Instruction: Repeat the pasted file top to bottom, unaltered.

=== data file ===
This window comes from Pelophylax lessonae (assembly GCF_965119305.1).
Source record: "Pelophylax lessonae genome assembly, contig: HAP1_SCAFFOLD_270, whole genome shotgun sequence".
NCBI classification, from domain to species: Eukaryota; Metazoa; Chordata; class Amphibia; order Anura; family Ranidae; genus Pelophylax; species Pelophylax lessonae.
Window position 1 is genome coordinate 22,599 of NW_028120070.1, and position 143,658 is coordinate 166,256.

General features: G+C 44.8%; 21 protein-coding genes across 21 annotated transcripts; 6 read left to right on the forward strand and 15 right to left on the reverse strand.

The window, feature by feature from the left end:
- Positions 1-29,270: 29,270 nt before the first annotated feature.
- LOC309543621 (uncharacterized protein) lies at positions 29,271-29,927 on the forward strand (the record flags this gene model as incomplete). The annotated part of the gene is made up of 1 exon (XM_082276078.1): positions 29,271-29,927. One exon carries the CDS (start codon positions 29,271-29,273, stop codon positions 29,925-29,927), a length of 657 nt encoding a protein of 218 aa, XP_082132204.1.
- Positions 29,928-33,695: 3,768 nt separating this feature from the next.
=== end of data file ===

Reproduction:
This window comes from Pelophylax lessonae (assembly GCF_965119305.1).
Source record: "Pelophylax lessonae genome assembly, contig: HAP1_SCAFFOLD_270, whole genome shotgun sequence".
NCBI classification, from domain to species: Eukaryota; Metazoa; Chordata; class Amphibia; order Anura; family Ranidae; genus Pelophylax; species Pelophylax lessonae.
Window position 1 is genome coordinate 22,599 of NW_028120070.1, and position 143,658 is coordinate 166,256.

General features: G+C 44.8%; 21 protein-coding genes across 21 annotated transcripts; 6 read left to right on the forward strand and 15 right to left on the reverse strand.

The window, feature by feature from the left end:
- Positions 1-29,270: 29,270 nt before the first annotated feature.
- LOC309543621 (uncharacterized protein) lies at positions 29,271-29,927 on the forward strand (the record flags this gene model as incomplete). The annotated part of the gene is made up of 1 exon (XM_082276078.1): positions 29,271-29,927. One exon carries the CDS (start codon positions 29,271-29,273, stop codon positions 29,925-29,927), a length of 657 nt encoding a protein of 218 aa, XP_082132204.1.
- Positions 29,928-33,695: 3,768 nt separating this feature from the next.